God The Known And God The Unknown - Chapter 1. Introduction God The Known And God The Unknown - Chapter 1. Introduction

God The Known And God The Unknown - Chapter 1. Introduction
CHAPTER I. INTRODUCTIONMANKIND has ever been ready to discuss matters in the inverse ratio of their importance, so that the more closely a question is felt to touch the hearts of all of us, the more incumbent it is considered upon prudent people to profess that it does not exist, to frown it down, to tell it to hold its tongue, to maintain that it has long been finally settled, so that there is now no question concerning it. So far, indeed, has this been carried through all time past that the actions which are most important to us, such as... Nonfictions - Post by : Esther_Bowen - Date : May 2012 - Author : Samuel Butler - Read : 1012

God The Known And God The Unknown - Prefatory Note God The Known And God The Unknown - Prefatory Note

God The Known And God The Unknown - Prefatory Note
"GOD the Known and God the Unknown" first appeared in the form of a series of articles which were published in "The Examiner" in May, June, and July, 1879. Samuel Butler subsequently revised the text of his work, presumably with the intention of republishing it, though he never carried the intention into effect. In the present edition I have followed his revised version almost without deviation. I have, however, retained a few passages which Butler proposed to omit, partly because they appear to me to render the course of his argument clearer, and partly because they contain characteristic thoughts and expressions... Nonfictions - Post by : Esther_Bowen - Date : May 2012 - Author : Samuel Butler - Read : 1449

Life And Habit - Appendix--Author's Addenda Life And Habit - Appendix--Author's Addenda

Life And Habit - Appendix--Author's Addenda
{2} But I may say in passing that though articulate speech and the power to maintain the upright position come much about the same time, yet the power of making gestures of more or less significance is prior to that of walking uprightly, and therefore to that of speech. Not only is gesticulation the earlier faculty in the individual, but it was so also in the history of our race. Our semi-simious ancestors could gesticulate long before they could talk articulately. It is significant of this that gesture is still found easier than speech even by adults, as may... Nonfictions - Post by : azaus - Date : May 2012 - Author : Samuel Butler - Read : 2155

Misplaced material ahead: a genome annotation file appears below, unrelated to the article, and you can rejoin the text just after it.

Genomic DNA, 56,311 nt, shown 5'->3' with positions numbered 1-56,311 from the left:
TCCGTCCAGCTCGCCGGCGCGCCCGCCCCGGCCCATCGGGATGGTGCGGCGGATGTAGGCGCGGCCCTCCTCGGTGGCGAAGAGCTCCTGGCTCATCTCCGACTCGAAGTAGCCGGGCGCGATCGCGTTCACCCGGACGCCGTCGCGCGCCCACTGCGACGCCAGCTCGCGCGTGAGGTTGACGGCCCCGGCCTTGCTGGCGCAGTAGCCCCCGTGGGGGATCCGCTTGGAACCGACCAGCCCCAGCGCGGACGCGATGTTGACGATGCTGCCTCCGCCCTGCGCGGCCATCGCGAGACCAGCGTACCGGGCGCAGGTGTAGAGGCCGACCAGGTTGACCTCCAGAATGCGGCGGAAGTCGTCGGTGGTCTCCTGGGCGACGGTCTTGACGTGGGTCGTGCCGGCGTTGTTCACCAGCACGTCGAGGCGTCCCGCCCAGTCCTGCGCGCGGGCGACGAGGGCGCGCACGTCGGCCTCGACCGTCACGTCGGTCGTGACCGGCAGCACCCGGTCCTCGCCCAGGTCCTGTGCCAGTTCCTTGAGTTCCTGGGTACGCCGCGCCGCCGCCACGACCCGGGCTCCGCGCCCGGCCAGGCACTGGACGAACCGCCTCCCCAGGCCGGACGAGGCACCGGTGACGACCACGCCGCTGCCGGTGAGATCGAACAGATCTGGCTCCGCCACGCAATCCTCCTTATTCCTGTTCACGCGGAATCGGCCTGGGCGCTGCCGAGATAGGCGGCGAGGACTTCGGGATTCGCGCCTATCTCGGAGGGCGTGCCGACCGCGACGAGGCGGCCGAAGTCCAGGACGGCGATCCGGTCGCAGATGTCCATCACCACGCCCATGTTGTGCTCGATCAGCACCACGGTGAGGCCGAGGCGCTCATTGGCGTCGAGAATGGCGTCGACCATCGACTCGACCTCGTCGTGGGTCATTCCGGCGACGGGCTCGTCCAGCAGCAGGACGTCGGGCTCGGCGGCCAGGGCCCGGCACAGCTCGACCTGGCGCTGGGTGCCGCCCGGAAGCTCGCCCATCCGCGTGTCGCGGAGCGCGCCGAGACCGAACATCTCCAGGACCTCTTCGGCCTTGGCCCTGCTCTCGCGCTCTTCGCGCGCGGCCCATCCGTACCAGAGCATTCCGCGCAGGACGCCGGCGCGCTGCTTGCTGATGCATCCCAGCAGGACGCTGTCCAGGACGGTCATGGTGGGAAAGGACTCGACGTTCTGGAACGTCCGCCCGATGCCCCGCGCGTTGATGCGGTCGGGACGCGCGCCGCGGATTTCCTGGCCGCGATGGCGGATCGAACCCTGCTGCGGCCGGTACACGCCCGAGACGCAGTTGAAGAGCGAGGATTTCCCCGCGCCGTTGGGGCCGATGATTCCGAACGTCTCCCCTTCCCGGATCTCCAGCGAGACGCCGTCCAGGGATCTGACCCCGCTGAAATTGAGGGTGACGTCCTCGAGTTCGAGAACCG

Life And Habit - Chapter 15. Concluding Remarks Life And Habit - Chapter 15. Concluding Remarks

Life And Habit - Chapter 15. Concluding Remarks
CHAPTER XV. CONCLUDING REMARKSHere, then, I leave my case, though well aware that I have crossed the threshold only of my subject. My work is of a tentative character, put before the public as a sketch or design for a, possibly, further endeavour, in which I hope to derive assistance from the criticisms which this present volume may elicit. Such as it is, however, for the present I must leave it. We have seen that we cannot do anything thoroughly till we can do it unconsciously, and that we cannot do anything unconsciously till we can do it thoroughly;... Nonfictions - Post by : azaus - Date : May 2012 - Author : Samuel Butler - Read : 1386

Life And Habit - Chapter 14. Mr. Mivart And Mr. Darwin Life And Habit - Chapter 14. Mr. Mivart And Mr. Darwin

Life And Habit - Chapter 14. Mr. Mivart And Mr. Darwin
CHAPTER XIV. MR. MIVART AND MR. DARWIN"A distinguished zoologist, Mr. St. George Mivart," writes Mr. Darwin, "has recently collected all the objections which have ever been advanced by myself and others against the theory of natural selection, as propounded by Mr. Wallace and myself, and has illustrated them with admirable art and force ("Natural Selection," p. 176, ed. 1876). I have already referred the reader to Mr. Mivart's work, but quote the above passage as showing that Mr. Mivart will not, probably, be found to have left much unsaid that would appear to make against Mr. Darwin's theory. It... Nonfictions - Post by : azaus - Date : May 2012 - Author : Samuel Butler - Read : 1767

Life And Habit - Chapter 13. Lamarck And Mr. Darwin Life And Habit - Chapter 13. Lamarck And Mr. Darwin